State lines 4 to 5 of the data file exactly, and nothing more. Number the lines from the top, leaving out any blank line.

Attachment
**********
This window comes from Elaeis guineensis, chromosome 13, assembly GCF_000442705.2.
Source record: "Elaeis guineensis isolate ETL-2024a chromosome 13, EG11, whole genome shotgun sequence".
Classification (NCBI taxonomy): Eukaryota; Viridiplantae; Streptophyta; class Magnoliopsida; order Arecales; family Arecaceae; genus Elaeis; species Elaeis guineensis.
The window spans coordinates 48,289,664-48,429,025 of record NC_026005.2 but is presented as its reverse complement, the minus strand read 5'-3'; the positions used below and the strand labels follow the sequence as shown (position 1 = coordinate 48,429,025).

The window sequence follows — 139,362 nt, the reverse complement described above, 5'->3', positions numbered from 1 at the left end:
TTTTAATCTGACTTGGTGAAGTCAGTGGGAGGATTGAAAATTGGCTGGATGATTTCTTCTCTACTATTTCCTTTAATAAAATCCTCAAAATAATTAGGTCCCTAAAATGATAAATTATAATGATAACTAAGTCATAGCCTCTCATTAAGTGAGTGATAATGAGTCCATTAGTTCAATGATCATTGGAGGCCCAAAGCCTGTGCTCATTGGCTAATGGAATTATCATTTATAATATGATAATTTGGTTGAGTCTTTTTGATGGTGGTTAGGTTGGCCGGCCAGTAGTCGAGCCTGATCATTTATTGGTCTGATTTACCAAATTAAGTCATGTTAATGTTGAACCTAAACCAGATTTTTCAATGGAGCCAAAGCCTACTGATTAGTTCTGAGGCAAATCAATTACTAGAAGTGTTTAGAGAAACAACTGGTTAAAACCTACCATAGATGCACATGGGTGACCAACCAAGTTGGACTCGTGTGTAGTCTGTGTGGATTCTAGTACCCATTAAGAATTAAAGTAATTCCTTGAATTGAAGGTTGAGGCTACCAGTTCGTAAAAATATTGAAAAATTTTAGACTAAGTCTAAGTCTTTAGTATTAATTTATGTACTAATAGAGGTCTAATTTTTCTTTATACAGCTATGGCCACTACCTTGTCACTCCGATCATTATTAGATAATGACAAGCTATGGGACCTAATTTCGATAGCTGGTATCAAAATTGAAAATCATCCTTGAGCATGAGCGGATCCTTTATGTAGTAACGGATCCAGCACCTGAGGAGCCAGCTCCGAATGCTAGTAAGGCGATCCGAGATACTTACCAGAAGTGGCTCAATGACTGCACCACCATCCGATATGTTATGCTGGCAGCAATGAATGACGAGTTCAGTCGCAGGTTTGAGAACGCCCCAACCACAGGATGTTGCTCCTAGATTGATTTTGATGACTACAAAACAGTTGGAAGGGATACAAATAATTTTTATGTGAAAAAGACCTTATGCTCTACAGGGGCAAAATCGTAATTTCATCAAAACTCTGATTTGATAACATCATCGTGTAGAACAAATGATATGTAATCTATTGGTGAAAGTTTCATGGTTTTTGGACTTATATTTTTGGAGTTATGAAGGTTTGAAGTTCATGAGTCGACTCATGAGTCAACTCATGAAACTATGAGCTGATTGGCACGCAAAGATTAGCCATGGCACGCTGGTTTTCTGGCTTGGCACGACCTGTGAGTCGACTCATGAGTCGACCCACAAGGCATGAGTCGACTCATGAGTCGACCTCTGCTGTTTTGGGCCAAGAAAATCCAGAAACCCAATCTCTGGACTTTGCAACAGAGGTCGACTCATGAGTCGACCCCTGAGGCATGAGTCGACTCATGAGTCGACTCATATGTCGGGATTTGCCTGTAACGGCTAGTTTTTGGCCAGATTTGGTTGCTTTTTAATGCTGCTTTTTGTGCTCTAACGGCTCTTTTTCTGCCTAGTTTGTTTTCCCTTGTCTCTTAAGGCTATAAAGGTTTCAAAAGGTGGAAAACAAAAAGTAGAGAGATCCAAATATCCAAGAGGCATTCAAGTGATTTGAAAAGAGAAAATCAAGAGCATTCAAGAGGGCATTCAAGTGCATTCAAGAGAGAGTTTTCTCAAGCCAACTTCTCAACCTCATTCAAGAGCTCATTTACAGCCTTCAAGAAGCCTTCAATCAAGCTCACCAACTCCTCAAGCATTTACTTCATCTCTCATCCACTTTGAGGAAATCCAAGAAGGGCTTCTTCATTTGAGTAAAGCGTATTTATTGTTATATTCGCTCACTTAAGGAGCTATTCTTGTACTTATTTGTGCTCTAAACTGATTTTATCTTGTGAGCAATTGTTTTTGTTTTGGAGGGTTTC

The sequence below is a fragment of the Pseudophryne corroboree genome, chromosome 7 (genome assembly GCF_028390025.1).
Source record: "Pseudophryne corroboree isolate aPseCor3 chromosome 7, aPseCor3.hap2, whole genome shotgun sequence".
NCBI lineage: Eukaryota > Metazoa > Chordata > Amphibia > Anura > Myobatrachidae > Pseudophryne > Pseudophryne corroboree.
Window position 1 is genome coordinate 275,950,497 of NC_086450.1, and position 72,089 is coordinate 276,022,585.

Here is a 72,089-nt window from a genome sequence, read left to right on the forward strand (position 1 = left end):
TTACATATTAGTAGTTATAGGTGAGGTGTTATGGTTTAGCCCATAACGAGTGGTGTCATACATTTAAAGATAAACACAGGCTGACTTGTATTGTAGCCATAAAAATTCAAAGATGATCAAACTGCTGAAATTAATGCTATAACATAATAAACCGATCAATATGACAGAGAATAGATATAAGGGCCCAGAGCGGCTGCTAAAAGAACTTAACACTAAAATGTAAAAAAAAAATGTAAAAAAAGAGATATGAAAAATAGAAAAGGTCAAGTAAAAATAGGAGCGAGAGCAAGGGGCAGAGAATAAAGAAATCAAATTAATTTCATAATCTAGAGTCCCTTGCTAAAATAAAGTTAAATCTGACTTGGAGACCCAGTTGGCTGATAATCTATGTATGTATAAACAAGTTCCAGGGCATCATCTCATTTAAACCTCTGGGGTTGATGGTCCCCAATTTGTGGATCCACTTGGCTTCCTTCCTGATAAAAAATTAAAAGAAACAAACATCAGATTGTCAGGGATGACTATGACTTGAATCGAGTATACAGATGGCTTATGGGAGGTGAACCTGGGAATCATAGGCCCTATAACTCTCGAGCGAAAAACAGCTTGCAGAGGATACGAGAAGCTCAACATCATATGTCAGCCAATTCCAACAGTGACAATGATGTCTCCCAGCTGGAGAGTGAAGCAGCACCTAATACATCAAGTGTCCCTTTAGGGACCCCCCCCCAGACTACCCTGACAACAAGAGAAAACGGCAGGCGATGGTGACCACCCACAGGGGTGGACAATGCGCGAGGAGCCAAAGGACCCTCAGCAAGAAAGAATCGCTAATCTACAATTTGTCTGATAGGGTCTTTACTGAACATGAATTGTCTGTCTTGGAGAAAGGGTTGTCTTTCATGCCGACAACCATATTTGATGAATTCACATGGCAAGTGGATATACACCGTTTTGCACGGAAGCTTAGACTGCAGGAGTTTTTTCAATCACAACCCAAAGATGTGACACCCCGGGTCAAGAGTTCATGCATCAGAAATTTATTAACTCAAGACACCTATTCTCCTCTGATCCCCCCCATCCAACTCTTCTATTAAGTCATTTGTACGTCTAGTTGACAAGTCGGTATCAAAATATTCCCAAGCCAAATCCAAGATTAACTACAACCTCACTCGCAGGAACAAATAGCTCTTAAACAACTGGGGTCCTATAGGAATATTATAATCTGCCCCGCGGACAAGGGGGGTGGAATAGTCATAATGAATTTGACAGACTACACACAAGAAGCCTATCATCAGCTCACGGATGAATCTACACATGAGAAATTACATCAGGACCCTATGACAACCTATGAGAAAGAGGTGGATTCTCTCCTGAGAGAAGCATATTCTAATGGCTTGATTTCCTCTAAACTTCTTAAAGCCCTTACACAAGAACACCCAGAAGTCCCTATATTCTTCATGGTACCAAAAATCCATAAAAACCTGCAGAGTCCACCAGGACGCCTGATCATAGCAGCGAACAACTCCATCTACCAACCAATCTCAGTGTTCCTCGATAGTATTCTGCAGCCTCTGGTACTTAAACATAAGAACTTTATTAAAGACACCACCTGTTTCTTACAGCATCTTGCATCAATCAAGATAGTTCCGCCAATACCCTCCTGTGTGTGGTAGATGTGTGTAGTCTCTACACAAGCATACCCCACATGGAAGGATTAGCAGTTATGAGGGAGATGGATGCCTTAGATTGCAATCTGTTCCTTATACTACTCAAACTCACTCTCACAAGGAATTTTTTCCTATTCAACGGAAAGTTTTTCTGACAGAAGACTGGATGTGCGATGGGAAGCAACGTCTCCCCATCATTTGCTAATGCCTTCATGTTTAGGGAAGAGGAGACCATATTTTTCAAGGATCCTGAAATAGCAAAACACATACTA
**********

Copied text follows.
The window spans coordinates 48,289,664-48,429,025 of record NC_026005.2 but is presented as its reverse complement, the minus strand read 5'-3'; the positions used below and the strand labels follow the sequence as shown (position 1 = coordinate 48,429,025).

The window sequence follows — 139,362 nt, the reverse complement described above, 5'->3', positions numbered from 1 at the left end: